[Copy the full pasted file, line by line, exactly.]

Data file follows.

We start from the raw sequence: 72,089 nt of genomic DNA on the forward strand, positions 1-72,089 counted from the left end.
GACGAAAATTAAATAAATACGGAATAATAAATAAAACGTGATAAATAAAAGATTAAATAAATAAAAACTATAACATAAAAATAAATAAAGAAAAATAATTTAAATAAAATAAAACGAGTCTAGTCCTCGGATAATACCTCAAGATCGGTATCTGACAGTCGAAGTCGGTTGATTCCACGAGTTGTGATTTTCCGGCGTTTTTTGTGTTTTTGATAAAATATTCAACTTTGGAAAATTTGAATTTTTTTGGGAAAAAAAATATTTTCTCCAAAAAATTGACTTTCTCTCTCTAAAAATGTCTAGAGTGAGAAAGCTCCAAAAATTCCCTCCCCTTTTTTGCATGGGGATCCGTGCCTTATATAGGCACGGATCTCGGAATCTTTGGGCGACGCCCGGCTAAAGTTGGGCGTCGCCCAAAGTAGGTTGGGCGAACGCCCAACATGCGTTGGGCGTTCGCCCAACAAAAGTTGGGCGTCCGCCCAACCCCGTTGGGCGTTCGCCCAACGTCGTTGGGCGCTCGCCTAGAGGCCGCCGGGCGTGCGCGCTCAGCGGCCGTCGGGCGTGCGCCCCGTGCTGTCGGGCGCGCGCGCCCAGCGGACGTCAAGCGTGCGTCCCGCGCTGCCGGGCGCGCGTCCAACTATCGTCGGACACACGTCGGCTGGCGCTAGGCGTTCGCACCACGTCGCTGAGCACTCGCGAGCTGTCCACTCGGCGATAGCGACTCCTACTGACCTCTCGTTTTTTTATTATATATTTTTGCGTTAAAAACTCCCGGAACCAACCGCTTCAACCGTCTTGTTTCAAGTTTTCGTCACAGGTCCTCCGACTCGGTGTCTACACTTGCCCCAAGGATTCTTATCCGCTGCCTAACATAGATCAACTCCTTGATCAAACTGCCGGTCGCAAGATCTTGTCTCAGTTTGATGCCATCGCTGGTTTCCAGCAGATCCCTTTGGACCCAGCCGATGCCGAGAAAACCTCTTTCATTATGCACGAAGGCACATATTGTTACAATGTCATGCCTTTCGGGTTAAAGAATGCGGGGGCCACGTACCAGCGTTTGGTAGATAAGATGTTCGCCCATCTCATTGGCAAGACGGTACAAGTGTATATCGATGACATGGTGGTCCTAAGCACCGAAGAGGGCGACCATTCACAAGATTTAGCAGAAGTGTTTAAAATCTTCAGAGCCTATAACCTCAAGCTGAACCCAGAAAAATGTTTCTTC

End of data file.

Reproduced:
We start from the raw sequence: 72,089 nt of genomic DNA on the forward strand, positions 1-72,089 counted from the left end.
GACGAAAATTAAATAAATACGGAATAATAAATAAAACGTGATAAATAAAAGATTAAATAAATAAAAACTATAACATAAAAATAAATAAAGAAAAATAATTTAAATAAAATAAAACGAGTCTAGTCCTCGGATAATACCTCAAGATCGGTATCTGACAGTCGAAGTCGGTTGATTCCACGAGTTGTGATTTTCCGGCGTTTTTTGTGTTTTTGATAAAATATTCAACTTTGGAAAATTTGAATTTTTTTGGGAAAAAAAATATTTTCTCCAAAAAATTGACTTTCTCTCTCTAAAAATGTCTAGAGTGAGAAAGCTCCAAAAATTCCCTCCCCTTTTTTGCATGGGGATCCGTGCCTTATATAGGCACGGATCTCGGAATCTTTGGGCGACGCCCGGCTAAAGTTGGGCGTCGCCCAAAGTAGGTTGGGCGAACGCCCAACATGCGTTGGGCGTTCGCCCAACAAAAGTTGGGCGTCCGCCCAACCCCGTTGGGCGTTCGCCCAACGTCGTTGGGCGCTCGCCTAGAGGCCGCCGGGCGTGCGCGCTCAGCGGCCGTCGGGCGTGCGCCCCGTGCTGTCGGGCGCGCGCGCCCAGCGGACGTCAAGCGTGCGTCCCGCGCTGCCGGGCGCGCGTCCAACTATCGTCGGACACACGTCGGCTGGCGCTAGGCGTTCGCACCACGTCGCTGAGCACTCGCGAGCTGTCCACTCGGCGATAGCGACTCCTACTGACCTCTCGTTTTTTTATTATATATTTTTGCGTTAAAAACTCCCGGAACCAACCGCTTCAACCGTCTTGTTTCAAGTTTTCGTCACAGGTCCTCCGACTCGGTGTCTACACTTGCCCCAAGGATTCTTATCCGCTGCCTAACATAGATCAACTCCTTGATCAAACTGCCGGTCGCAAGATCTTGTCTCAGTTTGATGCCATCGCTGGTTTCCAGCAGATCCCTTTGGACCCAGCCGATGCCGAGAAAACCTCTTTCATTATGCACGAAGGCACATATTGTTACAATGTCATGCCTTTCGGGTTAAAGAATGCGGGGGCCACGTACCAGCGTTTGGTAGATAAGATGTTCGCCCATCTCATTGGCAAGACGGTACAAGTGTATATCGATGACATGGTGGTCCTAAGCACCGAAGAGGGCGACCATTCACAAGATTTAGCAGAAGTGTTTAAAATCTTCAGAGCCTATAACCTCAAGCTGAACCCAGAAAAATGTTTCTTC